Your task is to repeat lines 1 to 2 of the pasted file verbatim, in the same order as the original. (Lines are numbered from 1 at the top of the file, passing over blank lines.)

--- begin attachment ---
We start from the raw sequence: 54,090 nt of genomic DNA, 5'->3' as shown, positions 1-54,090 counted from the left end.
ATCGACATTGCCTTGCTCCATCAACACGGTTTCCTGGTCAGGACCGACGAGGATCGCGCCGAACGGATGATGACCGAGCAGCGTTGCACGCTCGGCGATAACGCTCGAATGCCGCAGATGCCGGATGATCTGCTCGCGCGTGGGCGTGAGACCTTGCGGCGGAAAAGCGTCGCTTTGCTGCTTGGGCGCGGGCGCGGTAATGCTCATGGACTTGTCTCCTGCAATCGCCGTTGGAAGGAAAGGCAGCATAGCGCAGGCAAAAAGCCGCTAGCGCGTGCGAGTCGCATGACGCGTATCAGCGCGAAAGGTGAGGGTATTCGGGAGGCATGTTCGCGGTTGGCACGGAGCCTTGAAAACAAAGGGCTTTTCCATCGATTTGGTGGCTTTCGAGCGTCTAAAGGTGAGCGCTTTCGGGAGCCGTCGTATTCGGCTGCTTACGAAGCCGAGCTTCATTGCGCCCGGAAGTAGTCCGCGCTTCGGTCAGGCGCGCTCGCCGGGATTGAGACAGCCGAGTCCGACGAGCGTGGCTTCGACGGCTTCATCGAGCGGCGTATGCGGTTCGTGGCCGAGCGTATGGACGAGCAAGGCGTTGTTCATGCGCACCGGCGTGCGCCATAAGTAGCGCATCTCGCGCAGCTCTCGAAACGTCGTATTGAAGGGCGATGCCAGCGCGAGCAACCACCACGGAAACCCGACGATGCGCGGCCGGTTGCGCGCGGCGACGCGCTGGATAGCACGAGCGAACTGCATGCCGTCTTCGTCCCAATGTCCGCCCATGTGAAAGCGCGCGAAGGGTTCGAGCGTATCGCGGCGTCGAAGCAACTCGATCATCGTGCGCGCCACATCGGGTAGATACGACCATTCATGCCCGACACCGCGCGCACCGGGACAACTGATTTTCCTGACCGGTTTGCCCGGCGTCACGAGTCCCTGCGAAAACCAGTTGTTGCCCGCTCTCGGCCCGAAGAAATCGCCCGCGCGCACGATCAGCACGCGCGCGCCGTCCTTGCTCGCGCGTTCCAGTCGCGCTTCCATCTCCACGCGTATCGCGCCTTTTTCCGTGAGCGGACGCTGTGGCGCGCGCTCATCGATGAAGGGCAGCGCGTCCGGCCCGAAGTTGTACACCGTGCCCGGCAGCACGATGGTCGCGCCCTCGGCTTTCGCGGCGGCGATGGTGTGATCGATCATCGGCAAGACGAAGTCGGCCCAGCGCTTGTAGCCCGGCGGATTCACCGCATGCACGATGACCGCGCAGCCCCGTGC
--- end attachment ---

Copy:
We start from the raw sequence: 54,090 nt of genomic DNA, 5'->3' as shown, positions 1-54,090 counted from the left end.
ATCGACATTGCCTTGCTCCATCAACACGGTTTCCTGGTCAGGACCGACGAGGATCGCGCCGAACGGATGATGACCGAGCAGCGTTGCACGCTCGGCGATAACGCTCGAATGCCGCAGATGCCGGATGATCTGCTCGCGCGTGGGCGTGAGACCTTGCGGCGGAAAAGCGTCGCTTTGCTGCTTGGGCGCGGGCGCGGTAATGCTCATGGACTTGTCTCCTGCAATCGCCGTTGGAAGGAAAGGCAGCATAGCGCAGGCAAAAAGCCGCTAGCGCGTGCGAGTCGCATGACGCGTATCAGCGCGAAAGGTGAGGGTATTCGGGAGGCATGTTCGCGGTTGGCACGGAGCCTTGAAAACAAAGGGCTTTTCCATCGATTTGGTGGCTTTCGAGCGTCTAAAGGTGAGCGCTTTCGGGAGCCGTCGTATTCGGCTGCTTACGAAGCCGAGCTTCATTGCGCCCGGAAGTAGTCCGCGCTTCGGTCAGGCGCGCTCGCCGGGATTGAGACAGCCGAGTCCGACGAGCGTGGCTTCGACGGCTTCATCGAGCGGCGTATGCGGTTCGTGGCCGAGCGTATGGACGAGCAAGGCGTTGTTCATGCGCACCGGCGTGCGCCATAAGTAGCGCATCTCGCGCAGCTCTCGAAACGTCGTATTGAAGGGCGATGCCAGCGCGAGCAACCACCACGGAAACCCGACGATGCGCGGCCGGTTGCGCGCGGCGACGCGCTGGATAGCACGAGCGAACTGCATGCCGTCTTCGTCCCAATGTCCGCCCATGTGAAAGCGCGCGAAGGGTTCGAGCGTATCGCGGCGTCGAAGCAACTCGATCATCGTGCGCGCCACATCGGGTAGATACGACCATTCATGCCCGACACCGCGCGCACCGGGACAACTGATTTTCCTGACCGGTTTGCCCGGCGTCACGAGTCCCTGCGAAAACCAGTTGTTGCCCGCTCTCGGCCCGAAGAAATCGCCCGCGCGCACGATCAGCACGCGCGCGCCGTCCTTGCTCGCGCGTTCCAGTCGCGCTTCCATCTCCACGCGTATCGCGCCTTTTTCCGTGAGCGGACGCTGTGGCGCGCGCTCATCGATGAAGGGCAGCGCGTCCGGCCCGAAGTTGTACACCGTGCCCGGCAGCACGATGGTCGCGCCCTCGGCTTTCGCGGCGGCGATGGTGTGATCGATCATCGGCAAGACGAAGTCGGCCCAGCGCTTGTAGCCCGGCGGATTCACCGCATGCACGATGACCGCGCAGCCCCGTGC